Women undergoing elective abortion are at high risk of having another unintended pregnancy within the next year.1,2 With proven fertility and, in most cases, a demonstrated need for better contraception, many women with unintended pregnancies have an acute need for effective contraception that is effective and easy to use. Intrauterine devices (IUDs) are among the most effective forms of reversible contraception available. Postabortal insertion of IUDs has been shown to be a safe3–16 and effective3–14,17 form of contraception. For women who have difficulty arranging transportation to a clinic or time off work, postabortal insertion also offers the convenience of a single visit.
However, postabortal IUD insertion is rarely offered in the United States. Instead, women are commonly asked to return 2–8 weeks after their abortion procedure to have an IUD inserted. This is due in part to concerns about increased rates of IUD expulsion and infection with postabortal insertion. Additionally, issues of reimbursement and restrictions on use of Title X funding in facilities that provide abortion services may also contribute to the structure of service provision. To compare the number of pregnancies and repeat abortions expected in the 12 months after an abortion followed by immediate insertion of an IUD with insertion of an IUD at a later follow up visit, we performed an evidence-based decision analysis. In addition, we examine those parameters that are most critical in determining rates of pregnancy in the 12 months after an abortion.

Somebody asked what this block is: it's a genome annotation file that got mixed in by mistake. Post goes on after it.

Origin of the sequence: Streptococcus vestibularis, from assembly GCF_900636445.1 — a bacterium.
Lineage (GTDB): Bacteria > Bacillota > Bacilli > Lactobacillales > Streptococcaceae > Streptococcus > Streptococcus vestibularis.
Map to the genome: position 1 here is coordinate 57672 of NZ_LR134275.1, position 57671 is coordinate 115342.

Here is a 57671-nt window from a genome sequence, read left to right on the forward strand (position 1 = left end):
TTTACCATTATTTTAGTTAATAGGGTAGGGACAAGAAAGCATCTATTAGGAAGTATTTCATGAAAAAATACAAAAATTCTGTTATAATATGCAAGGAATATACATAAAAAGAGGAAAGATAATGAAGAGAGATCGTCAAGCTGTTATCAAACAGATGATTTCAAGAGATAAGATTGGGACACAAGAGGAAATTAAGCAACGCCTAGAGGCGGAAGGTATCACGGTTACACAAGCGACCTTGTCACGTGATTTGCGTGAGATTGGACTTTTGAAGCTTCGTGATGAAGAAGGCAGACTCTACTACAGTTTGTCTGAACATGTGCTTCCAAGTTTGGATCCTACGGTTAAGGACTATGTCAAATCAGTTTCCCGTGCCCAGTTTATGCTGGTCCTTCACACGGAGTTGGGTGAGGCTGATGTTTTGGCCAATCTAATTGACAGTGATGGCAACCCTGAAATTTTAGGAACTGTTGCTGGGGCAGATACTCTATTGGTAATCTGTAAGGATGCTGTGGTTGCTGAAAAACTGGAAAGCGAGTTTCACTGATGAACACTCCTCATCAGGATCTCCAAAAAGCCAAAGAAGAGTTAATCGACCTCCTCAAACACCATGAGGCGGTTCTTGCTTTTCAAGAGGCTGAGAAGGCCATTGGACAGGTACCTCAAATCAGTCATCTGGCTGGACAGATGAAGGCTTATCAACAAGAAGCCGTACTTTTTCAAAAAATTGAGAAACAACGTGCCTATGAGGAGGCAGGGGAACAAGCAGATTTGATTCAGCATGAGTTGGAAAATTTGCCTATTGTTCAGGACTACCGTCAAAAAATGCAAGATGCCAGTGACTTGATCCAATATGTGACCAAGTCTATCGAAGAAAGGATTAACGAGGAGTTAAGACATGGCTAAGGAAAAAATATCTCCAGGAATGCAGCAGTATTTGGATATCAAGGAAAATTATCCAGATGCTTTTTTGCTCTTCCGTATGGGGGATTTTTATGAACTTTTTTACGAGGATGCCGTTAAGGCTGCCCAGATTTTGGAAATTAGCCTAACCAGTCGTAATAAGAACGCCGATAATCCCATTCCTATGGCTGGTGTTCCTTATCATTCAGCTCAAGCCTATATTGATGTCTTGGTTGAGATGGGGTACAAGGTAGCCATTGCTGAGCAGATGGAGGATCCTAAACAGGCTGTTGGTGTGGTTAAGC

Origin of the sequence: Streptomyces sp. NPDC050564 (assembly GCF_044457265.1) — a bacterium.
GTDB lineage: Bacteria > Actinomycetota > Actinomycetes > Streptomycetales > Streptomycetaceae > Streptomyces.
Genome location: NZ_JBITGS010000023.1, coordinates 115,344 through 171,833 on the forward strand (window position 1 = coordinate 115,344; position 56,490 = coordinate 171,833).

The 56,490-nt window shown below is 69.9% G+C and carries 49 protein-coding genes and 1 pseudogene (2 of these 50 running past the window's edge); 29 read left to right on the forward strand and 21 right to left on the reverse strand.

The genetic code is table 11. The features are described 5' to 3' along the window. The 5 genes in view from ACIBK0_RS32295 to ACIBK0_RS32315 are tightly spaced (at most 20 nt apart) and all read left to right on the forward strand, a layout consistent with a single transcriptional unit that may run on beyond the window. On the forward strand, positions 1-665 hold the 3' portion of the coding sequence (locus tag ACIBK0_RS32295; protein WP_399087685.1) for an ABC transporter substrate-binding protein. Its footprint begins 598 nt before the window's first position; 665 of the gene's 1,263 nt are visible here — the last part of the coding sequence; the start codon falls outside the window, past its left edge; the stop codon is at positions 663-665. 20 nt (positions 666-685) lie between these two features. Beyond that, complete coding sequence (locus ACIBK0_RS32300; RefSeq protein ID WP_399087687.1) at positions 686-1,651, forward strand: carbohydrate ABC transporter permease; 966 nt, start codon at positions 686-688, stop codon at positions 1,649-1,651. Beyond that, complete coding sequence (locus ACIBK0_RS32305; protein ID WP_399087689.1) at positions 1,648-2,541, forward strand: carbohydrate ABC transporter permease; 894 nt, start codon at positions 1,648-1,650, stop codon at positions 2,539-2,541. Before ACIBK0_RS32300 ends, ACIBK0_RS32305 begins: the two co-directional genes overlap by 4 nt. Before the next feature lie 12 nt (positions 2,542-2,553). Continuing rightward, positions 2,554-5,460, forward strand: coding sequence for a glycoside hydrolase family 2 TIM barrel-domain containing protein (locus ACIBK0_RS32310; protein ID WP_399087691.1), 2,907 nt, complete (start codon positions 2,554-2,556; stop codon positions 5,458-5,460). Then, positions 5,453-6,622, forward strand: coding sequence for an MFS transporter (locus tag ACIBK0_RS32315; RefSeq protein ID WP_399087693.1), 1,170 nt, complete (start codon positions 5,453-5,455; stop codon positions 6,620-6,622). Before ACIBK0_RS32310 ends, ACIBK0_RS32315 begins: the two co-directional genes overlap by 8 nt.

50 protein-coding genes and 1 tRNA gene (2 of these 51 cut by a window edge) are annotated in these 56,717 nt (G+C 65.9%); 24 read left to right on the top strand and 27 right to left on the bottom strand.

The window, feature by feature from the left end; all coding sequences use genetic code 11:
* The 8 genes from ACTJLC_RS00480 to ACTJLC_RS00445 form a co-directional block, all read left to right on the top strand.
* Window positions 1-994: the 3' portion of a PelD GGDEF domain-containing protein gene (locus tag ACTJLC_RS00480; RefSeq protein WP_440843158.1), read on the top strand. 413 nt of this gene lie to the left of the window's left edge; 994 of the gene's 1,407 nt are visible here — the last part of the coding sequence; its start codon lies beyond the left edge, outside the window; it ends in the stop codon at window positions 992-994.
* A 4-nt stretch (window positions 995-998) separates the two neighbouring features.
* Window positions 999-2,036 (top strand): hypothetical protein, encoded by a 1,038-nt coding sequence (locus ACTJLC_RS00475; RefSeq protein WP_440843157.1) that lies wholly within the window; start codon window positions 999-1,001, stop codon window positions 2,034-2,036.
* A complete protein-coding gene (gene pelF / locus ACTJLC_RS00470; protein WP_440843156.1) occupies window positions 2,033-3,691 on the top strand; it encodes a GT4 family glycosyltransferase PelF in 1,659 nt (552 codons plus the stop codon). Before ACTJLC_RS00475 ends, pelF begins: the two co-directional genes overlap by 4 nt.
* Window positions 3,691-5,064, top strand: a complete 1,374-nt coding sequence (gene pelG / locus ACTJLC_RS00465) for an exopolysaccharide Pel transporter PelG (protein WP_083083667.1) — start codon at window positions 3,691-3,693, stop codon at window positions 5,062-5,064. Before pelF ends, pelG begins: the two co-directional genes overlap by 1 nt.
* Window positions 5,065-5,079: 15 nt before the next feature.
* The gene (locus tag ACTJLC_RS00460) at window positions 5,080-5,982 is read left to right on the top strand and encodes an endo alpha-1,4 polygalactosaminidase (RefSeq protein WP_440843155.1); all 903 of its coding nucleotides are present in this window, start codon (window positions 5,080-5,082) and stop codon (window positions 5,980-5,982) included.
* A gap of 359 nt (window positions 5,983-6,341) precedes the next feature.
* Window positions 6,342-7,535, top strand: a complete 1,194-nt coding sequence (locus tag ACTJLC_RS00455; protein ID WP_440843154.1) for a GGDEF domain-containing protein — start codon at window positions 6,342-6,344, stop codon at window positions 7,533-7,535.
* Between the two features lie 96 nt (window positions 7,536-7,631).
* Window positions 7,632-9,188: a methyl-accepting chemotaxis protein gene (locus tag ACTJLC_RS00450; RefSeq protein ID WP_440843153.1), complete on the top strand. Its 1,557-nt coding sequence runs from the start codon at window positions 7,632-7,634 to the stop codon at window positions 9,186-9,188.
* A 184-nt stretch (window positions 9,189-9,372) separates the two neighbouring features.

MATERIALS AND METHODS
We developed an evidence-based decision model (Fig. 1) to analyze the optimal timing of IUD placement for women who, after having an uncomplicated surgical abortion, want to use intrauterine contraception to avoid pregnancy for at least 1 year. The model evaluated two options for IUD insertion: 1) insertion of the IUD immediately after the abortion procedure (immediate insertion), and 2) insertion of the IUD at a follow-up visit (delayed insertion).
We compare IUD placement strategies by examining the proportion of women who become pregnant within 12 months of their abortion. The model was constructed by using TreeAge Pro 2006 (TreeAge Software, Williamstown, MA).
We reviewed the relevant literature to estimate the most likely value (as well as the range of lowest and highest reasonable values) for each parameter included in the model (Table 1) (Costales AC, Jensen JT, Nelson AL, Korner P, Uddin MA. A U.S. multicenter open-label trial with the levonorgestrel-releasing intrauterine system—clinical and device-related experience [abstract]. Contraception 2006;74:178).1–3,5,12,18–24 The variables are 1) failure to return for delayed IUD insertion, 2) IUD 12-month continuation, 3) IUD expulsion with immediate insertion, 4) pregnancy with IUD in place, and 5) pregnancy without an IUD. Pertinent data were identified by searching MEDLINE with the terms “intrauterine device” and “abortion, induced” or “abortion, therapeutic” and by reviewing the bibliographies of identified references.